Spring is officially here and it’s time to start transitioning from warm soups to cooler, fresher dishes. There is nothing better than a spring ceviche to get the season started off right. Check out the Pacific rockfish ceviche recipe below, meet the fisherman who reels in that catch and learn about the sustainable fishery helping to produce your tasty, traditional, South American meal.
Meet a fisherman: Rob Seitz
Rob Seitz first began fishing as a teenager with his grandfather, for halibut and salmon in the icy waters of Alaska. Several times Rob thought about leaving the fishing industry due to the many regulations and instability but his love for “the catch” and providing Americans with fresh and sustainable seafood made him reconsider. Two years ago, he moved to Morro Bay to participate in the West Coast Groundfish IFQ program. The flexibility of the catch share program has given Rob the ability to trawl year-round and deliver a fresh and 'live' product to consumers. Under the new program, Rob also has more time to innovate. He and his wife are working on marketing their own seafood products.
The Pacific IFQ Groundfishery:
Fishermen and fishing communities in California, Washington and Oregon have been operating under the IFQ system for 60 commercially important species of groundfish since 2011. In the first year of this program, West Coast fishermen discarded 80% fewer fish than in the previous year, and their revenues reached $54 million—42% higher than the previous five-year average (2011 NOAA Report).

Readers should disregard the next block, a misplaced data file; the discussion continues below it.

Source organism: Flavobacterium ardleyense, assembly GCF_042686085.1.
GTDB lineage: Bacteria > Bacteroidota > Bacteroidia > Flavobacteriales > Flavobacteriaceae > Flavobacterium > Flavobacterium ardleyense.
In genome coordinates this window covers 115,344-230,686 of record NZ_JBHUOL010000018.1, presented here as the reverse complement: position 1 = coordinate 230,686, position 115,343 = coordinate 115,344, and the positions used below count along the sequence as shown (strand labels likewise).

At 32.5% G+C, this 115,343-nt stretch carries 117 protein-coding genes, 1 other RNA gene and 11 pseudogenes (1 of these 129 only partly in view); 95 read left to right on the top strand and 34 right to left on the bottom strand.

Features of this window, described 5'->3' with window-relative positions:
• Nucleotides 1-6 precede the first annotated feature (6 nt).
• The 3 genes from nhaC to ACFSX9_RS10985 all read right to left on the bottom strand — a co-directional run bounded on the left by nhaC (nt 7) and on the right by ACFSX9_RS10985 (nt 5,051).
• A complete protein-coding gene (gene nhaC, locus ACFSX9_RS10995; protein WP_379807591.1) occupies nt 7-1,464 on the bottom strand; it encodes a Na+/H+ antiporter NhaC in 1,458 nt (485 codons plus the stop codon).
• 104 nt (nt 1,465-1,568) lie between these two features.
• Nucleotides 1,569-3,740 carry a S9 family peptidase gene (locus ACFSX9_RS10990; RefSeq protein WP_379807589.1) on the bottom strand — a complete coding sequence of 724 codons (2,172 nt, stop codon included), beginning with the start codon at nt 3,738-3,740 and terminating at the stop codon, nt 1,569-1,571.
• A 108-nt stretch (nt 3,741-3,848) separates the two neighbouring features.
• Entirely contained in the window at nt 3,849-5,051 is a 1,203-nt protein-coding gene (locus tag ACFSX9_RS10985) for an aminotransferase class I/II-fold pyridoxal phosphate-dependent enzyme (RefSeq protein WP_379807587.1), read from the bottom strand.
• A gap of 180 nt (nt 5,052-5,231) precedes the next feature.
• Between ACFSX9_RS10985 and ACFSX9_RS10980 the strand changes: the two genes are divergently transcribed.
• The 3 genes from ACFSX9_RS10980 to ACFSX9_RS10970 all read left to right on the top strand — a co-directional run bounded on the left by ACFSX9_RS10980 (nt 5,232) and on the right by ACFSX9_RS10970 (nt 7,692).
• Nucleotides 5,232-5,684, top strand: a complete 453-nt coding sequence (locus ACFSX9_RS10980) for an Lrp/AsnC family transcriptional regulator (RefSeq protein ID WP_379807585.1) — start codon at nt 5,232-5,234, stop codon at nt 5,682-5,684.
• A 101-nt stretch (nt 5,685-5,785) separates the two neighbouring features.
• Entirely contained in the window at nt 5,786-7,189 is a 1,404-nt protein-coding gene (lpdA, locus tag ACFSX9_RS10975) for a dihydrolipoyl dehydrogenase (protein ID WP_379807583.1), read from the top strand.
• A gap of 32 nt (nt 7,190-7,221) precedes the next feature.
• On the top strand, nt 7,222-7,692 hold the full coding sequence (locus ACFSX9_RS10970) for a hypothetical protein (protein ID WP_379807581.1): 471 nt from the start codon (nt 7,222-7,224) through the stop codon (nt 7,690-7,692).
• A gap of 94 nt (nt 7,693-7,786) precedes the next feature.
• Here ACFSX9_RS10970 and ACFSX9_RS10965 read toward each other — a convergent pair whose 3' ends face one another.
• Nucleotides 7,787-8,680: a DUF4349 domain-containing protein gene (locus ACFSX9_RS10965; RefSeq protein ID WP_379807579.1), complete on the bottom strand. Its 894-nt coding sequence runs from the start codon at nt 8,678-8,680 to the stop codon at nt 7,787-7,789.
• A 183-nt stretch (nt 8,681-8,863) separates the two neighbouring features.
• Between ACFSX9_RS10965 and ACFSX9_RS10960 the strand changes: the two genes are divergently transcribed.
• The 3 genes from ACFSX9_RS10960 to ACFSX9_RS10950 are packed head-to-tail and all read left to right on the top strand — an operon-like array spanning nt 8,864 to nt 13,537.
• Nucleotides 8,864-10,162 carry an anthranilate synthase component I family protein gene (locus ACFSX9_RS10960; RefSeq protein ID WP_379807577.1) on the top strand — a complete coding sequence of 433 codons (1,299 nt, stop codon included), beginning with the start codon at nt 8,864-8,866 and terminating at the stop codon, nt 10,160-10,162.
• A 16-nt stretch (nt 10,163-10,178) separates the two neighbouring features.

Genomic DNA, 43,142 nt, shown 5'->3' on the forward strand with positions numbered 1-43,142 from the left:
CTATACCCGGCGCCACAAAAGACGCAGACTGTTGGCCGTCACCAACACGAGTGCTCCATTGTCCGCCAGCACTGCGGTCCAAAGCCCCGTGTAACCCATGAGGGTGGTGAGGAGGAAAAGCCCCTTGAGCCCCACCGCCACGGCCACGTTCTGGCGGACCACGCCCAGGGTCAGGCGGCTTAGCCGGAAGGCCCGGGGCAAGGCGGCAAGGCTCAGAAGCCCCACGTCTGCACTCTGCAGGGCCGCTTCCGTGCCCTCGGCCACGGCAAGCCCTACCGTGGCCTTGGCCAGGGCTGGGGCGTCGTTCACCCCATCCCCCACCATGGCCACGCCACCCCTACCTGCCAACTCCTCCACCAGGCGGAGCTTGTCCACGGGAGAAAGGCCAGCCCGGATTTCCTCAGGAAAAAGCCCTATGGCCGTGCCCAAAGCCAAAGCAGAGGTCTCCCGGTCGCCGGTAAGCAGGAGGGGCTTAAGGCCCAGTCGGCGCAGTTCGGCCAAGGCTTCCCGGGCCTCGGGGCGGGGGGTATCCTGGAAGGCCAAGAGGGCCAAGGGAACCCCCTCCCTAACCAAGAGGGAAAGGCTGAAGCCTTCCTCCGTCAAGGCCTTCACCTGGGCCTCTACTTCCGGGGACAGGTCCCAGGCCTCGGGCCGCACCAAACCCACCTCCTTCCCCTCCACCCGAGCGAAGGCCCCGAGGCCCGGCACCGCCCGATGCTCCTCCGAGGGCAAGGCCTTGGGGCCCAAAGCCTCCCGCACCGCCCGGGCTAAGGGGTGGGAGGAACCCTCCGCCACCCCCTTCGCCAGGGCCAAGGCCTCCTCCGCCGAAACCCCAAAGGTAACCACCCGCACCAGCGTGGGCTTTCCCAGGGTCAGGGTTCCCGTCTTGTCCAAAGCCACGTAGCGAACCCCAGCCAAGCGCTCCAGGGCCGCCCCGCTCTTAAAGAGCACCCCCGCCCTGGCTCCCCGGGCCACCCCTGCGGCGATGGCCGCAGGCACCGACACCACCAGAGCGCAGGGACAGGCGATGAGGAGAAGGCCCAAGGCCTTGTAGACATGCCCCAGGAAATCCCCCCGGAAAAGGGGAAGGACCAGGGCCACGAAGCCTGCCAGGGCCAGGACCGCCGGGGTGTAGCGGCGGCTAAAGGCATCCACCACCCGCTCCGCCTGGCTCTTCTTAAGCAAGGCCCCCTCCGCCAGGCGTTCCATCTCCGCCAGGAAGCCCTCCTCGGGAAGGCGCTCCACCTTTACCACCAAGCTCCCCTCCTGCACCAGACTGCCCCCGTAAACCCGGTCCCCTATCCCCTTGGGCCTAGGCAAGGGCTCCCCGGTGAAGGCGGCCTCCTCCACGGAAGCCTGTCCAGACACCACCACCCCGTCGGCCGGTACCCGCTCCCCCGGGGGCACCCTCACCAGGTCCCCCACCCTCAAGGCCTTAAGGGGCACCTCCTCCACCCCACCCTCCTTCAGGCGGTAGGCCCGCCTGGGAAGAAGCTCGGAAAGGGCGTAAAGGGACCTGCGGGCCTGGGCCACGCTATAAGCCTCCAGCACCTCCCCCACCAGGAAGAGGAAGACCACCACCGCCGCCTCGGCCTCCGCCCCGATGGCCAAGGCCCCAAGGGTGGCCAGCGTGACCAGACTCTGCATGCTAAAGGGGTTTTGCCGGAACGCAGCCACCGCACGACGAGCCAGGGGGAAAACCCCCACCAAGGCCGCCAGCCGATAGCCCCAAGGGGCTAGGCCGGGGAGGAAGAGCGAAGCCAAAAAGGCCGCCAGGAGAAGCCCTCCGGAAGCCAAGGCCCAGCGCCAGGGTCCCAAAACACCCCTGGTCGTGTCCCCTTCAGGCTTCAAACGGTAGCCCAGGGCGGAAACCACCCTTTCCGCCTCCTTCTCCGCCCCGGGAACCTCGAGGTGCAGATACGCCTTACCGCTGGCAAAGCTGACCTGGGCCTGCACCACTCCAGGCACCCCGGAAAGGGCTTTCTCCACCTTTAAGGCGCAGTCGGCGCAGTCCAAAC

Environmental Defense Fund has worked for years alongside fishermen, fishery managers and leaders at NOAA Fisheries to develop solutions that reduce costs for the trawl fleet while maintaining critical program components like 100% catch monitoring. The West Coast IFQ fishery is the most accountable fishery in the contiguous United States today. A new seafood label developed by EDF and Central Coast Seafood in California recognizes the commitment of the West Coast groundfish fleet to full accountability. The label, which reads “100% Federal At-Sea Monitoring: No Overfishing – Guaranteed”, distinguishes 100% monitored products. This label recognizes the commitment that West Coast fishermen have made to sustainable fishing, and gives consumers the ability to choose a catch share fish over a less sustainable product. Currently, a grocery store can’t distinguish catch share-caught rockfish, sole, cod, sablefish, or other groundfish from fish from less well-regulated fisheries. The new label gives vendors, restaurants, and individuals the power to vote for catch shares and accountability, by purchasing 100% monitored products.
Pacific rockfish are generally found in the north Pacific and are the most common near-shore fish on North America’s West Coast. These fish are mild, nutty and sweet in flavor. Their meat is lean and medium to firm in texture, with a fine flake. From crispy-frying these fish whole, to steaming and serving with vegetables, rockfish can be cooked and enjoyed using just about any method. In fact, these fish are also popular served raw in sushi, ceviche and tartare. Check out the recipe below, adapted from "Jo's" Nutty Kitchen Blog, to enjoy your rockfish South American style.